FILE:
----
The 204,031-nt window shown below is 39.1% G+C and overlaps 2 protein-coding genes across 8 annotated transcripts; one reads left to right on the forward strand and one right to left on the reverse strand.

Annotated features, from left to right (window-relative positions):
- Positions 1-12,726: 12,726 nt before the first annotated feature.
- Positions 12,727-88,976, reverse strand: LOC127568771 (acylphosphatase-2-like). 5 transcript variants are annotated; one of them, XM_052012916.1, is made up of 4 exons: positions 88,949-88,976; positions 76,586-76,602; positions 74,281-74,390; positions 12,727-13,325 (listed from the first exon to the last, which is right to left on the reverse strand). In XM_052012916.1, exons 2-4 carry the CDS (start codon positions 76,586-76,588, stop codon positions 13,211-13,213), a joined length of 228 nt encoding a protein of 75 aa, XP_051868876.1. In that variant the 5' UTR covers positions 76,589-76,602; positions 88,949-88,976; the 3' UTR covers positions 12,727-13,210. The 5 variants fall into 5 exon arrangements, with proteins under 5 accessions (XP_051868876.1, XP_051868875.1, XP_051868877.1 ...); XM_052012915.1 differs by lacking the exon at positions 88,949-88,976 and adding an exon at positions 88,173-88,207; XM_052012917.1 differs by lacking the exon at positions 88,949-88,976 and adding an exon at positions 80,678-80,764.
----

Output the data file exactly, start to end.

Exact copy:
The 204,031-nt window shown below is 39.1% G+C and overlaps 2 protein-coding genes across 8 annotated transcripts; one reads left to right on the forward strand and one right to left on the reverse strand.

Annotated features, from left to right (window-relative positions):
- Positions 1-12,726: 12,726 nt before the first annotated feature.
- Positions 12,727-88,976, reverse strand: LOC127568771 (acylphosphatase-2-like). 5 transcript variants are annotated; one of them, XM_052012916.1, is made up of 4 exons: positions 88,949-88,976; positions 76,586-76,602; positions 74,281-74,390; positions 12,727-13,325 (listed from the first exon to the last, which is right to left on the reverse strand). In XM_052012916.1, exons 2-4 carry the CDS (start codon positions 76,586-76,588, stop codon positions 13,211-13,213), a joined length of 228 nt encoding a protein of 75 aa, XP_051868876.1. In that variant the 5' UTR covers positions 76,589-76,602; positions 88,949-88,976; the 3' UTR covers positions 12,727-13,210. The 5 variants fall into 5 exon arrangements, with proteins under 5 accessions (XP_051868876.1, XP_051868875.1, XP_051868877.1 ...); XM_052012915.1 differs by lacking the exon at positions 88,949-88,976 and adding an exon at positions 88,173-88,207; XM_052012917.1 differs by lacking the exon at positions 88,949-88,976 and adding an exon at positions 80,678-80,764.